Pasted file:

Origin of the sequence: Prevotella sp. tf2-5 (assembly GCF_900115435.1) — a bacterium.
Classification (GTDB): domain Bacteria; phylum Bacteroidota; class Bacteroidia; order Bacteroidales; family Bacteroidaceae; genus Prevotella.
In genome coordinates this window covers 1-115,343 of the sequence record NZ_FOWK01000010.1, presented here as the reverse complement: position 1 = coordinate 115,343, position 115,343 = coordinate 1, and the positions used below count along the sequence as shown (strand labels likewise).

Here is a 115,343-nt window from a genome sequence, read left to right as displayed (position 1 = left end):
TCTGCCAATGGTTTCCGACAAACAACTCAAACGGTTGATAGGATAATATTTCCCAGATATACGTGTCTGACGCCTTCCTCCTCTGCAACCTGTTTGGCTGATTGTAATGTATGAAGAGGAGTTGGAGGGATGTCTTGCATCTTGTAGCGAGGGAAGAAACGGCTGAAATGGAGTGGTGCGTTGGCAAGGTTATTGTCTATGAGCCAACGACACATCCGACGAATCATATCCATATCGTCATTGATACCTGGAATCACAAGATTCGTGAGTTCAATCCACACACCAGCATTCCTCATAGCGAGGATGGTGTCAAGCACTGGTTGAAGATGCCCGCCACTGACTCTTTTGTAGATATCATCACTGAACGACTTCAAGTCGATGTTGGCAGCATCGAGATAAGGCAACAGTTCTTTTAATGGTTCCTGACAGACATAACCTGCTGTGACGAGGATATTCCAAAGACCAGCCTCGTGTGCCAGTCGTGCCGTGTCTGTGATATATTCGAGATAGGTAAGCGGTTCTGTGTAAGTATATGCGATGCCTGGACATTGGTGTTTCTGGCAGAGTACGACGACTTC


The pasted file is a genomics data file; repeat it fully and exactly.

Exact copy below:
Origin of the sequence: Prevotella sp. tf2-5 (assembly GCF_900115435.1) — a bacterium.
Classification (GTDB): domain Bacteria; phylum Bacteroidota; class Bacteroidia; order Bacteroidales; family Bacteroidaceae; genus Prevotella.
In genome coordinates this window covers 1-115,343 of the sequence record NZ_FOWK01000010.1, presented here as the reverse complement: position 1 = coordinate 115,343, position 115,343 = coordinate 1, and the positions used below count along the sequence as shown (strand labels likewise).

Here is a 115,343-nt window from a genome sequence, read left to right as displayed (position 1 = left end):
TCTGCCAATGGTTTCCGACAAACAACTCAAACGGTTGATAGGATAATATTTCCCAGATATACGTGTCTGACGCCTTCCTCCTCTGCAACCTGTTTGGCTGATTGTAATGTATGAAGAGGAGTTGGAGGGATGTCTTGCATCTTGTAGCGAGGGAAGAAACGGCTGAAATGGAGTGGTGCGTTGGCAAGGTTATTGTCTATGAGCCAACGACACATCCGACGAATCATATCCATATCGTCATTGATACCTGGAATCACAAGATTCGTGAGTTCAATCCACACACCAGCATTCCTCATAGCGAGGATGGTGTCAAGCACTGGTTGAAGATGCCCGCCACTGACTCTTTTGTAGATATCATCACTGAACGACTTCAAGTCGATGTTGGCAGCATCGAGATAAGGCAACAGTTCTTTTAATGGTTCCTGACAGACATAACCTGCTGTGACGAGGATATTCCAAAGACCAGCCTCGTGTGCCAGTCGTGCCGTGTCTGTGATATATTCGAGATAGGTAAGCGGTTCTGTGTAAGTATATGCGATGCCTGGACATTGGTGTTTCTGGCAGAGTACGACGACTTC